Should You Jailbreak Your Smartphone?
By Robert McMillen, Koin’s Tech Guru
I hear a lot about people “jailbreaking” their phone and their reasons why, but even more people don’t exactly understand what it is.
Q - “I have an iPhone and my co workers have been telling me I should jailbreak it, but I have no idea if there’s any advantage to it, or if it could cause me trouble. Also, I don’t completely understand what it is but I just nod my head like I understand. So what is it? Trent H. Tigard, OR.
A - So Trent, you want to break your phone out of the slammer, do you? Well, we have ways of dealing with troublemakers like you.
I can picture Trent’s phone right now in a little prison cell screaming for a lawyer and asking for his one phone call. Then he realizes he’s a phone and he can call as many people as he wants. Then, he just feels silly.
Here is the explanation for all the talk about “jailbreaking” your phone. When a phone is purchased by you from a cell phone company, you can buy it one of two ways. One way would be to buy it for a ridiculously low price (or even free), as long as you sign up for a two year agreement. If not, then you’ll pay a higher price for an unattached or a “no contract” phone. This is because with a contract, the cell phone company pays for most of the cost to the cell phone makers. This is called a subsidy.
For example, an iPhone can now be purchased for as little as $100 but ATT pays $400 to Apple to make up the difference. ATT makes up their money every month when you send them a check for the service you use.
When you sign the contract, you agree to stay with that phone company for the length of the contract or you’ll pay a hefty fee for breaking it. The phone is then locked into that phone provider and can only be used by that provider during the contract. If you jailbreak it you can use it with any other provider whenever you want. Here is where it gets sticky, because Apple had turned the first generation of iPhones into unusable “bricks” when they pushed out an update to the phones. If you had altered your phone by “jailbreaking” it, then it became unusable. (They have since changed that practice.)
You jailbreak your phone by typing a code and pushing a series of buttons that unlocks the phone, and can then be used by any carrier. The ways of doing this are all over the internet, so I won’t go into them here. You can, however, just type “jailbreak” and your phone model into Google and you’ll find lots of sites. T-Mobile does a nice thing for its customers by sending you the code and instructions for a mere $35. Some think that this only applies to smart phones (phones that have a web browser and email), but you can jailbreak any phone.
The next big question is dealing with the legality of it all. There have been rumors of phone companies adding to the contract that if you try to unlock the phone in an unauthorized way you could go to jail. So far, I haven’t heard of this happening to anyone yet, but for many people the threat alone may be enough to keep them from doing it. Just ask the folks who were successfully sued by the recording industry for downloading music without paying for it. The record people sued everyone, including the parents and grandparents of the kids who downloaded the music on their computer.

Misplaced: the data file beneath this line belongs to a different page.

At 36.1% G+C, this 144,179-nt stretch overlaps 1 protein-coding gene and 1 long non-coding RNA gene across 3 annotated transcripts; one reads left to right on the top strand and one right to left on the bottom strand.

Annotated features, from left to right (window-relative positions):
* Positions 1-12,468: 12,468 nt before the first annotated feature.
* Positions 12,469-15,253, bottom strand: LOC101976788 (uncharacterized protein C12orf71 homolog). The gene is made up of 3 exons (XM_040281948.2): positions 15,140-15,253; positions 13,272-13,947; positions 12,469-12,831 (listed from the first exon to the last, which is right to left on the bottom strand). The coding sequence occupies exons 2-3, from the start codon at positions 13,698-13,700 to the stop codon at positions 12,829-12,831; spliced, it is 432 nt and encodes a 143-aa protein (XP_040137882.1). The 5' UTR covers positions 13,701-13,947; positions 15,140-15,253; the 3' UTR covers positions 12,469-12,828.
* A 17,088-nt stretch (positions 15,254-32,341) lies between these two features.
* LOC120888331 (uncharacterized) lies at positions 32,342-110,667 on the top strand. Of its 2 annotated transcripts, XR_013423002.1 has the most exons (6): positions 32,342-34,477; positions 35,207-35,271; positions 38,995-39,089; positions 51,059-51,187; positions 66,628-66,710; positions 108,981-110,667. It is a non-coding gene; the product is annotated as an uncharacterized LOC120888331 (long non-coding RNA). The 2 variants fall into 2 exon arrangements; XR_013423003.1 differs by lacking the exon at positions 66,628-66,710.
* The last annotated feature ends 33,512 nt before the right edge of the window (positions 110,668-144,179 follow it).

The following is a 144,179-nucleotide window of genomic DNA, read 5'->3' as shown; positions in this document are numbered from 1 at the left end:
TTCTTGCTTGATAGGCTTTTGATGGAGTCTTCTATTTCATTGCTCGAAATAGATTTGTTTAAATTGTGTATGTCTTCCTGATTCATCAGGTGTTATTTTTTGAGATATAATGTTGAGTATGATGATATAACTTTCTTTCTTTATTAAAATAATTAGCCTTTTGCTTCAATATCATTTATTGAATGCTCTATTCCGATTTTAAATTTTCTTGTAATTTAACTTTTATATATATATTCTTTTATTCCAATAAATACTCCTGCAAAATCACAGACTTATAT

So, why risk all this just to change phone companies? For most it’s not about the phone provider. Let’s face it. They’re all pretty much alike. When have you ever gotten off the phone with one of them, feeling like you had a pleasant experience like this? “Wow! My cell phone company made me feel so good about myself. They answered my call on the first ring, and gave me a break on my bill because of a few dropped calls. I felt like they really cared about my satisfaction with their product. Oh, look at the butterflies and rainbows!” Most people I know have a slightly different experience from that. I have heard it’s more like “Wow! Now I understand why people go postal.”
There are other advantages to unlocking your phone, especially if it’s a smart phone. You can download applications that you couldn’t otherwise get. ITunes has so many complaints from developers that they’re starting their own app store, but you have to jailbreak your iPhone first. With this and other smart phones, you can also add VOIP calls to your phone and bypass the cell phone company altogether, as long as you’re within the range of a wireless access point you can connect to. There are all kinds of tools and applications that are not authorized, but people who bought the phone feel they are entitled to. What? You mean they pay for something and expect to feel like they own it and aren’t just renting it? That’s what most of the “jailbreakers” say about the experience. They feel as though they paid good money for something they don’t even control. And I think they’re right, but shhh! Don’t tell anyone I said that. The phone companies hear everything. Fortunately, the rumor is they can’t read.
For more great tips, check back here each week and listen to me on the All Tech Radio show at 9:00 Sunday mornings on AM 1360 KUIK and at 10:00 AM on KOL in Seattle, or listen online at http://alltechradio.com. If you would like your technical question answered here, just email firstname.lastname@example.org. Even if it doesn’t get answered in the column I will always answer by email.